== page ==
A free virtual clinic will walk Dallas County residents through the process of expunging the criminal records that may be keeping them from getting a life-changing fresh start.
“Many people are unaware that they can legally have certain criminal records erased—records that may have prevented them from getting certain jobs, obtaining housing, or even getting financial aid to pursue education or training that would increase their quality of life,” Assistant District Attorney Annissa Obasi said.
The annual Expunction Expo, hosted by the Dallas County District Attorney’s Office and the Dallas County Clerk’s Office, has helped clear more than 700 records since starting in 2017, county officials said. Interested applicants have until July 27 to apply online.
The legal process can be complicated, and many people can’t afford to pay an attorney to navigate it for them. Add in the filing fees, and it can be totally out of reach, Obasi said.
Meanwhile, the COVID-19 pandemic has added other barriers to employment.
“In light of the record unemployment rates caused by the pandemic, the leaders of Dallas County felt it was especially important to host the event this year,” Obasi said.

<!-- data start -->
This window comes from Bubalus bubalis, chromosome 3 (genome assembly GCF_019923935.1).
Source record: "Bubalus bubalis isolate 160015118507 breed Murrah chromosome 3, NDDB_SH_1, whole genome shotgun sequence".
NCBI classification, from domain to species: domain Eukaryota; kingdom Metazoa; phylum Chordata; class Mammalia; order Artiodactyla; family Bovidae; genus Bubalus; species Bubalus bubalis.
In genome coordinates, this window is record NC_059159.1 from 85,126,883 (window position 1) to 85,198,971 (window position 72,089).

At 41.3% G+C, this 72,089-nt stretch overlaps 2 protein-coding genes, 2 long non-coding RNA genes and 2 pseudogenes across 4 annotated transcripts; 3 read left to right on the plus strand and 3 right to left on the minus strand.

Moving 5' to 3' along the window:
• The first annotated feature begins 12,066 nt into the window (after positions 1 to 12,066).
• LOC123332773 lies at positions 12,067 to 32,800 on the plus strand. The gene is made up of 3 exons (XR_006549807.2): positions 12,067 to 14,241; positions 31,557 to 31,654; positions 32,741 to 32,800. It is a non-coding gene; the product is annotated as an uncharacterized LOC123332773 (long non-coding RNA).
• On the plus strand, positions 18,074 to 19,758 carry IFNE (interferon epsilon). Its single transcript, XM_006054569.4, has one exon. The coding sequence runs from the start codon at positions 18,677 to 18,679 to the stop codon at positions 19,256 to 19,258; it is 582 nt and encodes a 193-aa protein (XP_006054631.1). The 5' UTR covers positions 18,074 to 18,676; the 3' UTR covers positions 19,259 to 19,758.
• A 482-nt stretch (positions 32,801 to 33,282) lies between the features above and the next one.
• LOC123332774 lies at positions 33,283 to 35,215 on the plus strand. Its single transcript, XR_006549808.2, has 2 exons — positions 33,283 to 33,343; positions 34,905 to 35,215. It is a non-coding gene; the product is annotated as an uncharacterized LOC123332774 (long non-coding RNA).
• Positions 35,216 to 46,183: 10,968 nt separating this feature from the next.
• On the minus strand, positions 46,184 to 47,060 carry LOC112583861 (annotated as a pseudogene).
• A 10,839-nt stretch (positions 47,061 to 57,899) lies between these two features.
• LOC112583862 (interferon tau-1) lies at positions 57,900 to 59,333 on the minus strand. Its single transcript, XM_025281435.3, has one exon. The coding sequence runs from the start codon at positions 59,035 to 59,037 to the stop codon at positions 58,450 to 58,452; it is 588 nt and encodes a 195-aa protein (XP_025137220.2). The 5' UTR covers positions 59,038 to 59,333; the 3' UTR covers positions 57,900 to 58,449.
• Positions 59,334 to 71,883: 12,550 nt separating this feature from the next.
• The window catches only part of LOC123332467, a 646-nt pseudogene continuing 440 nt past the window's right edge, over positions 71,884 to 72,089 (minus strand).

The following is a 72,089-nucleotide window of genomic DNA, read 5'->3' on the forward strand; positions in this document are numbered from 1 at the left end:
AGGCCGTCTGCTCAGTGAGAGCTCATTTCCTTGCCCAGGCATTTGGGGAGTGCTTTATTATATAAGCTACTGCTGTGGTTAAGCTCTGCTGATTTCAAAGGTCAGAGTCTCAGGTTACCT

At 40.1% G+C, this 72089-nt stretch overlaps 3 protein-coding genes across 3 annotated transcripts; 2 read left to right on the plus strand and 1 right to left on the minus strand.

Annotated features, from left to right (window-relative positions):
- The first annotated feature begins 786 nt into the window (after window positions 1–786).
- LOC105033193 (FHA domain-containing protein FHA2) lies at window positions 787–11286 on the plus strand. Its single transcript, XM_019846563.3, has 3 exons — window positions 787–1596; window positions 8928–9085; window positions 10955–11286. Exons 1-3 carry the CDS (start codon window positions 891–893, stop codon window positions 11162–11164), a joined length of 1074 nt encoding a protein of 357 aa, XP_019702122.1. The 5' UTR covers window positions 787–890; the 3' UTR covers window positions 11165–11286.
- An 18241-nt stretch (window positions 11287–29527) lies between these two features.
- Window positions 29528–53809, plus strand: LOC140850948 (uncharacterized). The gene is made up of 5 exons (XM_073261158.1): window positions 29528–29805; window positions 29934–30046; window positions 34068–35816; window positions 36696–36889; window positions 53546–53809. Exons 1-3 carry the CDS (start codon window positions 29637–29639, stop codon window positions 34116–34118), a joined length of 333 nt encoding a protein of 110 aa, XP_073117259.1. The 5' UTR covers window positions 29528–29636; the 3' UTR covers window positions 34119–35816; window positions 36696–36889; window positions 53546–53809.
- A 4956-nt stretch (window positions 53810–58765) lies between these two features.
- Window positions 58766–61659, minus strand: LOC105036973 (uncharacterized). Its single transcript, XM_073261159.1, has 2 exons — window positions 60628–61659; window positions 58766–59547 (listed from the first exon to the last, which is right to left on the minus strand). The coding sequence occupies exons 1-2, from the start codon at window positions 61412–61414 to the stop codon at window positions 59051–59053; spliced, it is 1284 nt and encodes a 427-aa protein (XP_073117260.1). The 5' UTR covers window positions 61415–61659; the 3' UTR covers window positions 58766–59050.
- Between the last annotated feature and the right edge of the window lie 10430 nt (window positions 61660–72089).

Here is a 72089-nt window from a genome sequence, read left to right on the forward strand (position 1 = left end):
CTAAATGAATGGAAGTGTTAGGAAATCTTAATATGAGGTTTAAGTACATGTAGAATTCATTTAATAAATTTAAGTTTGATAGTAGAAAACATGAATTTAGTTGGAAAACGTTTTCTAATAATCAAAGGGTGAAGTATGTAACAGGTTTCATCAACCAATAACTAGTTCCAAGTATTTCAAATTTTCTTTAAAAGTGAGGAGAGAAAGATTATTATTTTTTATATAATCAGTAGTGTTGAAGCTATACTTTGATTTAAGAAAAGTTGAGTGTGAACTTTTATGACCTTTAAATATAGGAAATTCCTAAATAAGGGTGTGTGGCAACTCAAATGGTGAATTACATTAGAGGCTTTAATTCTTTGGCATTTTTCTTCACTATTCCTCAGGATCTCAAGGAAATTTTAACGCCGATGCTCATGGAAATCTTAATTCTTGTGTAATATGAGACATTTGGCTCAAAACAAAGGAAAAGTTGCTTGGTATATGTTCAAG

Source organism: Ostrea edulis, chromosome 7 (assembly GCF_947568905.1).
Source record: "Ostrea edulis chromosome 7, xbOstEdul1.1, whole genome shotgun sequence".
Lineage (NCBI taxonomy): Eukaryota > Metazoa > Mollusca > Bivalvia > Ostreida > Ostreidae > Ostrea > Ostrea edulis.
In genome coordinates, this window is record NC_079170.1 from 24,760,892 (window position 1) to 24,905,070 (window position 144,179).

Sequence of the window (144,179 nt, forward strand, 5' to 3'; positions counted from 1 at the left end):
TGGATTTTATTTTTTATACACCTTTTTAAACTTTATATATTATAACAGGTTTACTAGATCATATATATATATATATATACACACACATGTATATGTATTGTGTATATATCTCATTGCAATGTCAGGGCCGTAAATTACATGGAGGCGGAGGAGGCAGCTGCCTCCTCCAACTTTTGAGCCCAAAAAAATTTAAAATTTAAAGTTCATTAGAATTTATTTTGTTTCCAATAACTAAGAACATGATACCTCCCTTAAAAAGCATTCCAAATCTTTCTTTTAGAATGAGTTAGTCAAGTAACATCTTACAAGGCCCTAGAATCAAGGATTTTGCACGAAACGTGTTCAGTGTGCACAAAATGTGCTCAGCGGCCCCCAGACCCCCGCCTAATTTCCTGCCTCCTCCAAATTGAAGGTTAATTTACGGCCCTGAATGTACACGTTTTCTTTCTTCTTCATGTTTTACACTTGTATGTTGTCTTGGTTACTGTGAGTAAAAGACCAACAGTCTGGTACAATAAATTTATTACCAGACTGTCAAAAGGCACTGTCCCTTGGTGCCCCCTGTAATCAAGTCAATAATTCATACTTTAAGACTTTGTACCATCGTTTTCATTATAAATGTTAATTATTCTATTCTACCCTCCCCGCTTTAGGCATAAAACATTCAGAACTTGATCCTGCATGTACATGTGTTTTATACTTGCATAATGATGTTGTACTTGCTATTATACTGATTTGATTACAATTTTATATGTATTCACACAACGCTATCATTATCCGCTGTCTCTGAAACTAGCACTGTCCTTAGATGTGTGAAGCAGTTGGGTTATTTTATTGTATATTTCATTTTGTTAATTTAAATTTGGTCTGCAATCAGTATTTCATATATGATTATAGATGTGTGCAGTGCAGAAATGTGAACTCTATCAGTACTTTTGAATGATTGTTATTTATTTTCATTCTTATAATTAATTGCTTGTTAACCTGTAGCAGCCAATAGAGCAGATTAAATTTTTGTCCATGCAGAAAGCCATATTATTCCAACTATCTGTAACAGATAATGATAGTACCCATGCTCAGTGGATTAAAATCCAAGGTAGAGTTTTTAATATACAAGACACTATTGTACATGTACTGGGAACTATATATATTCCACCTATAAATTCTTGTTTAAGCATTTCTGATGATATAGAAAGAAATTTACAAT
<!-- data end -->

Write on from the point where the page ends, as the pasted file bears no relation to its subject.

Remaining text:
A record may be erasable if it meets the following criteria:
- You were arrested but a charge was never filed or was no-billed by the grand jury.
- You have a criminal charge that was dismissed without any type of community supervision or probation prior to dismissal, except for Class C offenses.
- You were acquitted on your charge by a judge or jury, usually by a finding of “Not Guilty,” or by an appellate court.
- You were convicted of a crime but later pardoned by the governor of Texas or the president of the United States.
A record with the following criteria is not eligible:
- Your case is still pending.
- You were convicted in the case you want to be expunged, even if you just paid a fine. Convictions on other cases do not prevent expunction unless they are from the same arrest.
- You were placed on probation, community supervision, or deferred adjudication for any felony or Class A or B misdemeanor you want to be expunged. This applies even if your case was later dismissed with Class C deferred adjudication being the only exception.
- You were convicted or received any kind of probation on another offense arising from the same arrest.
Applicants should hear by Sept. 4 whether they are eligible to attend the virtual clinic later that month.
Go here for more information. People without internet access can call 214-653-2905 to apply over the phone.